LONDON -- Police mounted a multi-million-dollar security operation this weekend as Prime Minister Margaret Thatcher set out to return to the city where the IRA came close to killing her four years ago.
Thatcher and hundreds of her Conservative followers are due in the resort city of Brighton for the opening Tuesday of their annual four-day party convention.
On Oct. 12, 1984, in the midst of the Conservatives' last gathering in Brighton, a time bomb planted by an IRA explosives expert ripped open the beachfront Grand Hotel where Thatcher and other party and government leaders were staying.
The 2:58 a.m. blast was in Room 629. The prime minister still was awake in her second-floor suite putting the finishing touches on a convention speech.
About seven floors of rooms adjacent to her sitting room collapsed in a pile of rubble and bodies, killing five people and wounding 30. Thatcher was unhurt.
Now the gleaming white Grand Hotel has been rebuilt and Thatcher is expected to stay there once again. But for security reasons, officials refuse to say where she will be housed.
'I don't know how difficult going back will be,' said Robert Wakeham, whose wife died near him in the Brighton bomb. Now Lord President of the Privy Council, he said, 'I'm glad I haven't had to return any earlier.'
Police sources said that during the convention 1,500 police, nearly half the force of Sussex County surrounding Brighton, will be on duty in the vicinity. They have have been shown a special film that says the threat assessment for the convention is high, but that terrorists could hit other soft targets, the sources said.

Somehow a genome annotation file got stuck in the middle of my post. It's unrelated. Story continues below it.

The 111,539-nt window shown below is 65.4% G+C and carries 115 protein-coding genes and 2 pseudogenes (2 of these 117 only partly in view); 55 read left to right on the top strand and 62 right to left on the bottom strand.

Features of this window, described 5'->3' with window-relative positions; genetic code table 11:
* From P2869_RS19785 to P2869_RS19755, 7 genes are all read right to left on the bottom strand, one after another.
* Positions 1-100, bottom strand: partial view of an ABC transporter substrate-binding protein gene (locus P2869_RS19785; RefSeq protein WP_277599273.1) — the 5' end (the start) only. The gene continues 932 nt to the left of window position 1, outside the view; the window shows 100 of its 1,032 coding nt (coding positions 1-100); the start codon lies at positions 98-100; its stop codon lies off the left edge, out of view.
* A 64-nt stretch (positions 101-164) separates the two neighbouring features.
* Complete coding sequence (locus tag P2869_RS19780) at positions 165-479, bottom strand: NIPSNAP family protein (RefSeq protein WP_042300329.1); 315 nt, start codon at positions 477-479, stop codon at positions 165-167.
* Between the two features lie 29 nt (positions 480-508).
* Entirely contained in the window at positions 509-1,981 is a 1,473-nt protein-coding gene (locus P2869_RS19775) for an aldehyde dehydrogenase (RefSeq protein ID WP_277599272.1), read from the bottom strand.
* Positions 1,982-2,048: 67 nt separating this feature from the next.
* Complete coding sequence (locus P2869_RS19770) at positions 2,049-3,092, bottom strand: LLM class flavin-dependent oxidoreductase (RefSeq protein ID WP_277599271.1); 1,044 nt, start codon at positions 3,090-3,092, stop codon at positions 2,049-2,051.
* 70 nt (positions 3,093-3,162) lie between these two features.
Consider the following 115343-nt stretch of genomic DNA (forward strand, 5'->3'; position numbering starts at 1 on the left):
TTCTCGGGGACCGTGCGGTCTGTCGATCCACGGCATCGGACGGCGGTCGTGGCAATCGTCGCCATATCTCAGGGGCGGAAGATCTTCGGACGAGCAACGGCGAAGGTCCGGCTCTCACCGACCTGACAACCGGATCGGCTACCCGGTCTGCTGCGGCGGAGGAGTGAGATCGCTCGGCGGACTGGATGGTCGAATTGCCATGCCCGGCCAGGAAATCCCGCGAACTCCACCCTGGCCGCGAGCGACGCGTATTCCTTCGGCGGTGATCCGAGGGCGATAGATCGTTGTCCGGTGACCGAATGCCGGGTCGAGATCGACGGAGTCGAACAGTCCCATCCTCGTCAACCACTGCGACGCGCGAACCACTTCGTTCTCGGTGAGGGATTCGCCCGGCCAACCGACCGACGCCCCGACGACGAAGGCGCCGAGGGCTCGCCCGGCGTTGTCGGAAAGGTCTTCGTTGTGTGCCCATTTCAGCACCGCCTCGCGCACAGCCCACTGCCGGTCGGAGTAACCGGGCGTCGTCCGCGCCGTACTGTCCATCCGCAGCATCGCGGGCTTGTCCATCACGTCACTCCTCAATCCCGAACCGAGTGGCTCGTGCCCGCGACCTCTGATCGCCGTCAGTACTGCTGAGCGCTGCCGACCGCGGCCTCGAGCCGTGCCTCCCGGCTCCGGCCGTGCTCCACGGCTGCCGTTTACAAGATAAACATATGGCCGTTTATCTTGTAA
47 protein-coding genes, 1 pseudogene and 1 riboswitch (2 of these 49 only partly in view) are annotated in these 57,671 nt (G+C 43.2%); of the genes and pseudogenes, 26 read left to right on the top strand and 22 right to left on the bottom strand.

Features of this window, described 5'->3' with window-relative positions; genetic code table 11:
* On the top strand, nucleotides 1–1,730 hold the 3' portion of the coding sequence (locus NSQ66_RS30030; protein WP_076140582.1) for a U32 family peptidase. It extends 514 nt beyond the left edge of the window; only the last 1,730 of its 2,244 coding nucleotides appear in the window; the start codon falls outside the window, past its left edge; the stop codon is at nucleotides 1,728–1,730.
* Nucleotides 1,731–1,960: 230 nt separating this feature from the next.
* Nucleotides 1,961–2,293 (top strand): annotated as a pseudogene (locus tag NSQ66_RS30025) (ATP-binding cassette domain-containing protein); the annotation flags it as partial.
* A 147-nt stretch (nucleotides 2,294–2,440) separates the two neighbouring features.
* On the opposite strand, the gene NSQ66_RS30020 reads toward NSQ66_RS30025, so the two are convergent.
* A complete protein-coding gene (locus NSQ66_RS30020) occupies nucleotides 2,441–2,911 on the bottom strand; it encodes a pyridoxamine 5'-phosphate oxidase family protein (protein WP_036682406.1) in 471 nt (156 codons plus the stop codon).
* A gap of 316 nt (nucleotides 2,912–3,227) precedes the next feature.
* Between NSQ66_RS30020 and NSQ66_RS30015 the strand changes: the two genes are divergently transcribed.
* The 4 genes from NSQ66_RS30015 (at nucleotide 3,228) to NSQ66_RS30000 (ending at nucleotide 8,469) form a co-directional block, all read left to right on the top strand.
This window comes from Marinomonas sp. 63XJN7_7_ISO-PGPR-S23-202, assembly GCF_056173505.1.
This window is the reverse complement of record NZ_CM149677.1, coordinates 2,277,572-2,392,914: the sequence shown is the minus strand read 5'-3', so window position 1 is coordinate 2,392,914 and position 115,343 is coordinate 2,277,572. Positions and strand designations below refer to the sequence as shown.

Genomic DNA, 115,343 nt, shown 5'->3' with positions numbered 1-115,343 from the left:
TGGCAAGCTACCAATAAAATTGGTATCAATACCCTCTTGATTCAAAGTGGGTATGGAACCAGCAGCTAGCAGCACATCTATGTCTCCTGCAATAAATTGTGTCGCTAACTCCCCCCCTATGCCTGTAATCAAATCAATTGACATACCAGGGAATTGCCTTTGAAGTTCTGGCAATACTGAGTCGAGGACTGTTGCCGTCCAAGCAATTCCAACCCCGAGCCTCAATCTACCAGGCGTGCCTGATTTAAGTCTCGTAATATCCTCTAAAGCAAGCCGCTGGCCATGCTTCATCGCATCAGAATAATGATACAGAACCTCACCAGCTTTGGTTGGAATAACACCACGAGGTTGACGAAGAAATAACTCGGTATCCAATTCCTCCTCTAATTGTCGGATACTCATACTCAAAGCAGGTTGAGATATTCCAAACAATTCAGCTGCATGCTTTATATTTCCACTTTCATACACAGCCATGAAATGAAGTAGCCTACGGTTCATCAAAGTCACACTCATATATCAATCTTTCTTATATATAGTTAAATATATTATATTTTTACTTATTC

Fears of new IRA attacks were heightened by the Sept. 30 verdict of a controversial coroner's inquest in Gibraltar. Its jury found that British commandos acted legally when they gunned down three unarmed IRA guerrillas who were planning a bomb attack in the crown colony.
Security checks of buildings, sewers and even the water supply began as early as March. Officers put the price tag for the operation at $2.4 million.
Norman Tebbit, one of Thatcher's closest political associates, was wounded in the 1984 bombing -- his wife Margaret remains paralyzed from her injuries -- and described it graphically in a recent book.
'There was just time for Margaret to call out in alarm and for me to reply 'It's a bomb' before the ceiling came crashing down on us and then, in a hail of debris, the floor collapsed, catapulting us down under an avalanche of bricks, timber and plaster.'
The outlawed Irish Republican Army, which is trying to end British rule of Northern Ireland, took responsibility for the Brighton bomb within hours after it went off.
'Today we were unlucky,' the IRA said in a communique. 'But remember we only have to be lucky once. You have to be lucky always.'
IRA member Patrick Magee, 37, was not lucky.
He was arrested in 1985 in Glasgow, Scotland, along with 11 other people in a police raid on an apartment. Investigators said his fingerprints matched those on a registraton card of a man calling himself 'Roy Walsh' who stayed in Room 629 of the Grand Hotel a month before the 1984 convention.
Police said Magee had planted a time bomb behind a panel in the 629 bathroom.
In June 1986, a London jury found Magee guilty of the murder of five people in the Brighton bombing.
'You are a man of exceptional cruelty and inhumanity,' said Judge Leslie Boreham in sentencing Magee to eight life prison sentences. 'You enjoy your terrorist activities .... You intended to wipe out a large part of the government and you very nearly did.'
Born in Belfast and brought up in England, Magee, a Roman Catholic, first became politically active when he returned to Belfast as a 19-year-old, when Ulster's troubles were beginning to erupt.
He became possibly the most successful IRA bomber of his time, active for 15 years without being convicted of a single offense, security sources said.